Edible map highlights the food Londoners love to eat

Just about every cuisine from around the globe features

Almost 70% of Londoners agree that the city is home to the most diverse selection of cuisines and cultures from across the globe, so it’s no surprise to see the variety of international dishes regularly consumed at restaurant tables throughout the capital.

To champion this, the OpenTable restaurant booking service, is giving Londoners a chance to taste their way through the capital’s boroughs with the first edible map of the city. 

On Tuesday July 2, those visiting King’s Cross station between noon and 5pm will be able to take a bite into the flavours of London from OpenTable’s interactive edible map billboard. To celebrate London’s vibrant diversity of cuisines from Turkish to Japanese, the map will feature a selection of canapé-style dishes from around the world paired with the boroughs in which they’re most associated, for diners to take away.

OpenTable VP EMEA Adrian Valeriano said: “London is such an exciting city to dine in and explore. The choice of restaurants and cuisines available are ever-evolving, constantly delighting diners whether they are local residents or those visiting the city.

“Our research highlights how this diversity shows itself in every borough, with beloved dishes and world-class restaurants found the length and breadth of London. We are excited to bring this to life with the edible map installation and to ensure that whether you are looking for an award-winning restaurant, newly opened hot spot, or a casual dinner with friends, OpenTable can help you find the right restaurant for anything.” 

To determine the flavour of each borough, OpenTable conducted exclusive research among two thousand residents and frequent visitors to the city. With the majority of diners in Lambeth dreaming of Turkish delights and Tower Hamlets most associated with the best Bangladeshi biryani, OpenTable’s edible map will share Londoner’s love for global eats.

The foodie favourites across the city show West is best for Greek eats, while those in north-west London are most likely to enjoy Indian. Islington in north London is one of the most popular regions for Italian food, giving extra amore to Mediterranean pizza and pasta dishes, with nearly a fifth of the area’s restaurants dedicated to this cultural cuisine.

South London offers plenty of variety with those researched associating Bromley with Japanese and Greenwich enjoying traditional British cuisine. 

Research by OnePoll shows that 18-24-year-olds are the most adventurous foodies, with nearly 80% eating a meal from across the globe every week, London’s love for global cuisines shows no sign of slowing down. 

Before foodie fans decide where to head for their next great dining experience, they can visit OpenTable’s edible map in King’s Cross to get a ‘taste’ of the area. Food will be replenished in the billboard, but it will work on a first come, first served basis with limited food available.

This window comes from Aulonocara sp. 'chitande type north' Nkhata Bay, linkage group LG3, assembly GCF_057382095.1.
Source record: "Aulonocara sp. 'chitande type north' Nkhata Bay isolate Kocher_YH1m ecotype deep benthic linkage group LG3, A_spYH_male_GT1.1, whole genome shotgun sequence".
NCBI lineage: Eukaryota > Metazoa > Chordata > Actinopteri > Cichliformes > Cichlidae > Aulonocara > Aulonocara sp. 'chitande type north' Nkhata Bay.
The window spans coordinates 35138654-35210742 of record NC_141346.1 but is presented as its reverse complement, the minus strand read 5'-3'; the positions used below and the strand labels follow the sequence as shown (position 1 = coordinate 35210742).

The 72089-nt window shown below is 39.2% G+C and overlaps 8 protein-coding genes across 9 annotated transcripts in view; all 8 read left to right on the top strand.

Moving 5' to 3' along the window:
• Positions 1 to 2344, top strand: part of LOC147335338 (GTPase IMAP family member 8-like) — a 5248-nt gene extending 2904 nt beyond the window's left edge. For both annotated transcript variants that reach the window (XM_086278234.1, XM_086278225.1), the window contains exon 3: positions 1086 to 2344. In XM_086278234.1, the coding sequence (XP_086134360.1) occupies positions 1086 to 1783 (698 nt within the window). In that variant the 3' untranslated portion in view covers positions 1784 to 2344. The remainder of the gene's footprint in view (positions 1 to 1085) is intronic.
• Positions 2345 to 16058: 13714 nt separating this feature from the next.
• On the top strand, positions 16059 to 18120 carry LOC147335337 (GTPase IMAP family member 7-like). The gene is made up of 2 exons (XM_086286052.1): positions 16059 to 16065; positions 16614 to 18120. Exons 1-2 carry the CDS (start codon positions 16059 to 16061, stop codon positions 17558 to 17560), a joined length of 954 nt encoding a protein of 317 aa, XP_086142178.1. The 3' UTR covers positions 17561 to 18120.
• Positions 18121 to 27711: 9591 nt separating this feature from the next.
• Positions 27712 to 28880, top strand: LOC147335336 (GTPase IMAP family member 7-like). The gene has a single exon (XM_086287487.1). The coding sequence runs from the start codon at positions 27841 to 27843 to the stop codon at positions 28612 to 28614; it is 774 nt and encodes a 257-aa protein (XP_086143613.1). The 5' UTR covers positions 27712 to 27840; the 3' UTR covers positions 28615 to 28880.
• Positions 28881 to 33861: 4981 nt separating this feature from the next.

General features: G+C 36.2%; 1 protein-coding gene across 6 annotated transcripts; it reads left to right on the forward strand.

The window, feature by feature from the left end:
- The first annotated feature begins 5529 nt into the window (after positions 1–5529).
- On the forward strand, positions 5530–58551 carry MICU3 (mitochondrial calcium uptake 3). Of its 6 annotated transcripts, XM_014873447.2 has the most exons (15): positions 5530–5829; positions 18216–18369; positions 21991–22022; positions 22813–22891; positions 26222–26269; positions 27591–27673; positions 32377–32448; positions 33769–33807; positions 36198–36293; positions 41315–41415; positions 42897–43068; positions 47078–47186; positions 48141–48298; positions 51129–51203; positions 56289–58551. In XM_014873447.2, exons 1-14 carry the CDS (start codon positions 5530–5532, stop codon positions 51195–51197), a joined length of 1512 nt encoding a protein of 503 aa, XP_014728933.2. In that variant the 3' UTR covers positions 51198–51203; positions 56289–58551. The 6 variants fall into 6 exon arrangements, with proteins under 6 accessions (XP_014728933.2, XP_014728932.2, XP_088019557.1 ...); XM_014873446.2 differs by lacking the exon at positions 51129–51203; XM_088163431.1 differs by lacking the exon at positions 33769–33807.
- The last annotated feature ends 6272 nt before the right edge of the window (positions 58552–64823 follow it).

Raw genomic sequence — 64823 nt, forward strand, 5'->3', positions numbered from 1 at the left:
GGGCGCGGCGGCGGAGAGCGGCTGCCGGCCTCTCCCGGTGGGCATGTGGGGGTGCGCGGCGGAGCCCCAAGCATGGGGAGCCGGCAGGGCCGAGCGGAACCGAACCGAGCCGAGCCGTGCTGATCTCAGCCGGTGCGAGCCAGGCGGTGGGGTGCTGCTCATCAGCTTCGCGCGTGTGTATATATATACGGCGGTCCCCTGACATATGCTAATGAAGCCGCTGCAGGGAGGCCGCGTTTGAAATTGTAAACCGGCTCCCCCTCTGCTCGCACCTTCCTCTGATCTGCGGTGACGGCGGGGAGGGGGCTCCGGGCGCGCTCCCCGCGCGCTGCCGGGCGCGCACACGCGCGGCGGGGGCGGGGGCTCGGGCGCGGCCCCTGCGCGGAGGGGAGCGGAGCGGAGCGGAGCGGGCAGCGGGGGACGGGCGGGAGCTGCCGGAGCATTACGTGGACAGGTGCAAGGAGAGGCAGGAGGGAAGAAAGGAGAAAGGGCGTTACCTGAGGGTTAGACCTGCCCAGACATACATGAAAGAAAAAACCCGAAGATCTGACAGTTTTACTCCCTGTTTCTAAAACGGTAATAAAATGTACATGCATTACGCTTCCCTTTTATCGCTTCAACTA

Borough Cuisine available
Kensington & Chelsea Greek: Honey & Cumin Hummus with Griddled Flatbread (v)
Lambeth Turkish: Dolma with Roasted Garlic Yoghurt (v)
Tower Hamlets Bangladeshi: Spiced Lamb Biryani
Bromley Japanese: Avocado & Cream Cheese Maki with Soy & Pickled Ginger (v)
Enfield Mexican: Short Rib Beef Taco, Sour Cream, Jalapeño Salsa
Harrow Indian: Onion Bhaji with Coriander & Mango Raita (v)
Hounslow Afternoon Tea: Scones with Clotted Cream Strawberry Jam (v)
Barking & Dagenham American: Buttermilk Fried Chicken with Sriracha Mayo
Wandsworth French: Baked Ratatouille with Goat’s Cheese (v, can be vg without goat’s cheese)
Greenwich British: Fish & Chips with Samphire Tartare Sauce
Islington Italian: Pork & Fennel Tortellini with Aged Parmesan
Kingston Italian: Truffle Arancini with San Marzano Tomato (v)
Ealing Indian: Pea & Potato Samosa Chaat (v)

Note: Not all boroughs are included. Those featured are the areas which resonate with a cuisine the most. The edible map won’t consist of all London boroughs and is not representative to size.

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David Buckley

Dave Buckley is a career journalist. “I once went painting girders for a week and discovered I didn’t like heights,” he says. “Apart from that it has always been journalism for me in one form or another.” Past publications worked for include the South-East London Mercury*, Kent Messenger, Daily Express, Today*, News of the World* and Hong Kong Star*. All those marked with an asterisk no longer exist (trend emerging?). He owned and edited a Thailand-based property magazine before returning to England and currently works as a production editor for an East Midlands-based publishing group.

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